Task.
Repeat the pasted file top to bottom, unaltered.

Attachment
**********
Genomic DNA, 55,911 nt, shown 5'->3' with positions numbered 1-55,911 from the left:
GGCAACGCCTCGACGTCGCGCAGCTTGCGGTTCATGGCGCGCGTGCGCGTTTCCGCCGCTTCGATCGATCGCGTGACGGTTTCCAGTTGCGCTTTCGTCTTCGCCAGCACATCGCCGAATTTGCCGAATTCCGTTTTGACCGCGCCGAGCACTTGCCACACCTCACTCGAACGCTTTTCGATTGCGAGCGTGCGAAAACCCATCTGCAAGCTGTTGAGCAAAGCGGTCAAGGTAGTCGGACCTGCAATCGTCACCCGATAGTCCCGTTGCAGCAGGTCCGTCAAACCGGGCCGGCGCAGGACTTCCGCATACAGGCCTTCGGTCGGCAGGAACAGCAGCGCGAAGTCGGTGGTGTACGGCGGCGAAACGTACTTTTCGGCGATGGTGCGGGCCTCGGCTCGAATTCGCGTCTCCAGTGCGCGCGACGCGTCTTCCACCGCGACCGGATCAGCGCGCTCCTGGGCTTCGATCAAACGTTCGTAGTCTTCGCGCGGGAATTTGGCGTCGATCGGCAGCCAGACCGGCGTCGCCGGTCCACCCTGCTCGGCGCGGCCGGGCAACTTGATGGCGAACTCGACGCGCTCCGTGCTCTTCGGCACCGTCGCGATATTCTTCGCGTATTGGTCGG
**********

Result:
Genomic DNA, 55,911 nt, shown 5'->3' with positions numbered 1-55,911 from the left:
GGCAACGCCTCGACGTCGCGCAGCTTGCGGTTCATGGCGCGCGTGCGCGTTTCCGCCGCTTCGATCGATCGCGTGACGGTTTCCAGTTGCGCTTTCGTCTTCGCCAGCACATCGCCGAATTTGCCGAATTCCGTTTTGACCGCGCCGAGCACTTGCCACACCTCACTCGAACGCTTTTCGATTGCGAGCGTGCGAAAACCCATCTGCAAGCTGTTGAGCAAAGCGGTCAAGGTAGTCGGACCTGCAATCGTCACCCGATAGTCCCGTTGCAGCAGGTCCGTCAAACCGGGCCGGCGCAGGACTTCCGCATACAGGCCTTCGGTCGGCAGGAACAGCAGCGCGAAGTCGGTGGTGTACGGCGGCGAAACGTACTTTTCGGCGATGGTGCGGGCCTCGGCTCGAATTCGCGTCTCCAGTGCGCGCGACGCGTCTTCCACCGCGACCGGATCAGCGCGCTCCTGGGCTTCGATCAAACGTTCGTAGTCTTCGCGCGGGAATTTGGCGTCGATCGGCAGCCAGACCGGCGTCGCCGGTCCACCCTGCTCGGCGCGGCCGGGCAACTTGATGGCGAACTCGACGCGCTCCGTGCTCTTCGGCACCGTCGCGATATTCTTCGCGTATTGGTCGG